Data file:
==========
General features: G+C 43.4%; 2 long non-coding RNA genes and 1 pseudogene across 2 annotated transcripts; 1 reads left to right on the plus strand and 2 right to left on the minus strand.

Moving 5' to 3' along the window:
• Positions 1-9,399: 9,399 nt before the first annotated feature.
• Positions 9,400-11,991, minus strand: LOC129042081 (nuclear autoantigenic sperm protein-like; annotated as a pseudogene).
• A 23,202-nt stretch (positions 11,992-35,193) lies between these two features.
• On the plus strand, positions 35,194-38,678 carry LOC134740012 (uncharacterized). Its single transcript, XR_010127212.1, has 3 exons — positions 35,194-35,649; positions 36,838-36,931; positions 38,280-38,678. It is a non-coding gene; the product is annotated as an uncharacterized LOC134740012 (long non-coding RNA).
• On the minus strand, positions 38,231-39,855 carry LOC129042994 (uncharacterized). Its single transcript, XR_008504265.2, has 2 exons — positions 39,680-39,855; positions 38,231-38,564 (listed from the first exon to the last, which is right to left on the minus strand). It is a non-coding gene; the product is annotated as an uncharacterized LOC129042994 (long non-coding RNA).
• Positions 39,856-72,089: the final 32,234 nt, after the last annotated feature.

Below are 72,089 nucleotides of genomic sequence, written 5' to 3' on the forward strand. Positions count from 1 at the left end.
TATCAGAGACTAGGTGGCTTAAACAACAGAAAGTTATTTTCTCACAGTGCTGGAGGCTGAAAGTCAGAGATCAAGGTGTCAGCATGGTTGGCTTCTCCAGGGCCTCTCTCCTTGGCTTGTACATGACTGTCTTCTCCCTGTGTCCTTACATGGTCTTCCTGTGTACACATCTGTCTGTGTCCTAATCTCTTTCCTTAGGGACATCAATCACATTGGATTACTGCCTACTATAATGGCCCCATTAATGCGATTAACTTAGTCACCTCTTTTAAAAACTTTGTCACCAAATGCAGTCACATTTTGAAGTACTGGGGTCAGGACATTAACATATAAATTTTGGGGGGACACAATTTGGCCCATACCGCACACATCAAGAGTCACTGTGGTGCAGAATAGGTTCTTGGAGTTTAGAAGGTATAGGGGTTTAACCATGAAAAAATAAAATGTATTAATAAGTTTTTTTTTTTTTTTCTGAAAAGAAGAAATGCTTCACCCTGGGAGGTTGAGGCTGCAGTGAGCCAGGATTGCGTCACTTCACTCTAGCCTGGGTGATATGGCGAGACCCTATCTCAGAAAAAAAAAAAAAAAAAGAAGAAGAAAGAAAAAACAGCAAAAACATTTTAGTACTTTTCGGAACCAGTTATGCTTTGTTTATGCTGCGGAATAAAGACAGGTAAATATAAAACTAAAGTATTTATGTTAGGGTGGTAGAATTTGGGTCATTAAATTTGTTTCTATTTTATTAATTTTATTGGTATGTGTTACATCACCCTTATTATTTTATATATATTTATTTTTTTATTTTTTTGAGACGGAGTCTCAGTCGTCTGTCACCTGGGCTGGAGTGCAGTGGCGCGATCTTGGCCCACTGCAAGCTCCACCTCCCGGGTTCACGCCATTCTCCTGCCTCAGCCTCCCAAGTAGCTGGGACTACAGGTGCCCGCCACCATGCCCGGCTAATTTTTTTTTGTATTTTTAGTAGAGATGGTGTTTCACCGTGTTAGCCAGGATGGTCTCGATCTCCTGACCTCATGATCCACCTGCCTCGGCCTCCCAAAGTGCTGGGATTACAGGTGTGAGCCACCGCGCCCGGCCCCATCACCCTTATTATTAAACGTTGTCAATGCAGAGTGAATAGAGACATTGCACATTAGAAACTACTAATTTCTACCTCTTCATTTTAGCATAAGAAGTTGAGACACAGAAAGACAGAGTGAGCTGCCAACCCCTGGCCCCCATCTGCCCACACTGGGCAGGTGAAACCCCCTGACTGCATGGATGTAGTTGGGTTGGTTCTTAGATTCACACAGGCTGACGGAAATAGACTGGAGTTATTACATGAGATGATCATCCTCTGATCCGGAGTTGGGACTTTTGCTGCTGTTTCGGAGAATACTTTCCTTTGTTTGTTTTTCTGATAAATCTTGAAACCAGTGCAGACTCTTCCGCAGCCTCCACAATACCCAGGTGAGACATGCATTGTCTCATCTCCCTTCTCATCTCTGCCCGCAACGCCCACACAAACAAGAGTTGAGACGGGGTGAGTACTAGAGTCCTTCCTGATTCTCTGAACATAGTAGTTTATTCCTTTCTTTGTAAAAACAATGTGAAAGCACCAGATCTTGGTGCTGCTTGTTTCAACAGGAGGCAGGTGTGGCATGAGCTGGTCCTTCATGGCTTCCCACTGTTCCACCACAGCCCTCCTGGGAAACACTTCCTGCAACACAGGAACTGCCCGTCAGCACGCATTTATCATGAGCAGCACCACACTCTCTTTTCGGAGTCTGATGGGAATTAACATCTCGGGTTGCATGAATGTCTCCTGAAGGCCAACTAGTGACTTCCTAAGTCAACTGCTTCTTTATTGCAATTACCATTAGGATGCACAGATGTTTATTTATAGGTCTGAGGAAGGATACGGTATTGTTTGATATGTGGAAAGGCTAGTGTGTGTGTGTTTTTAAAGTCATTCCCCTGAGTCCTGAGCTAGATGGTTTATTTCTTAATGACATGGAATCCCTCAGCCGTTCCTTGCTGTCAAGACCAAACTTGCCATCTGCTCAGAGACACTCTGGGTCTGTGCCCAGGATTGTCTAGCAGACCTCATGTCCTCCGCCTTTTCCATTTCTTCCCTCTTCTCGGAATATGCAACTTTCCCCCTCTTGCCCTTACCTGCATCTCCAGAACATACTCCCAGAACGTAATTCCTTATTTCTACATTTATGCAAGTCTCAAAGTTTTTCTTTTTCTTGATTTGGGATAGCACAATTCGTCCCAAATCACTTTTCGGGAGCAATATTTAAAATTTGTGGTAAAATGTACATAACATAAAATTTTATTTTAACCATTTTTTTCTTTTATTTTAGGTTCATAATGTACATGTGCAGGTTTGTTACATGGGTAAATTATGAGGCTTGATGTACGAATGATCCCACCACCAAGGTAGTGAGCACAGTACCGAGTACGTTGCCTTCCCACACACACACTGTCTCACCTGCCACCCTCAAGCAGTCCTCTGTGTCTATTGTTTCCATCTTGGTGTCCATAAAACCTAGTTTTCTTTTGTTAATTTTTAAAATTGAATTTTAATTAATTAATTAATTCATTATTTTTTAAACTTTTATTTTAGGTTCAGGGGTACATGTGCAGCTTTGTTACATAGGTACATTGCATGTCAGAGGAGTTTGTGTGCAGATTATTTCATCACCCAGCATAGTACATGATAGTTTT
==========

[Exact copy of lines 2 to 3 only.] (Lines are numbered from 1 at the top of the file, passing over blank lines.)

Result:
Moving 5' to 3' along the window:
• Positions 1-9,399: 9,399 nt before the first annotated feature.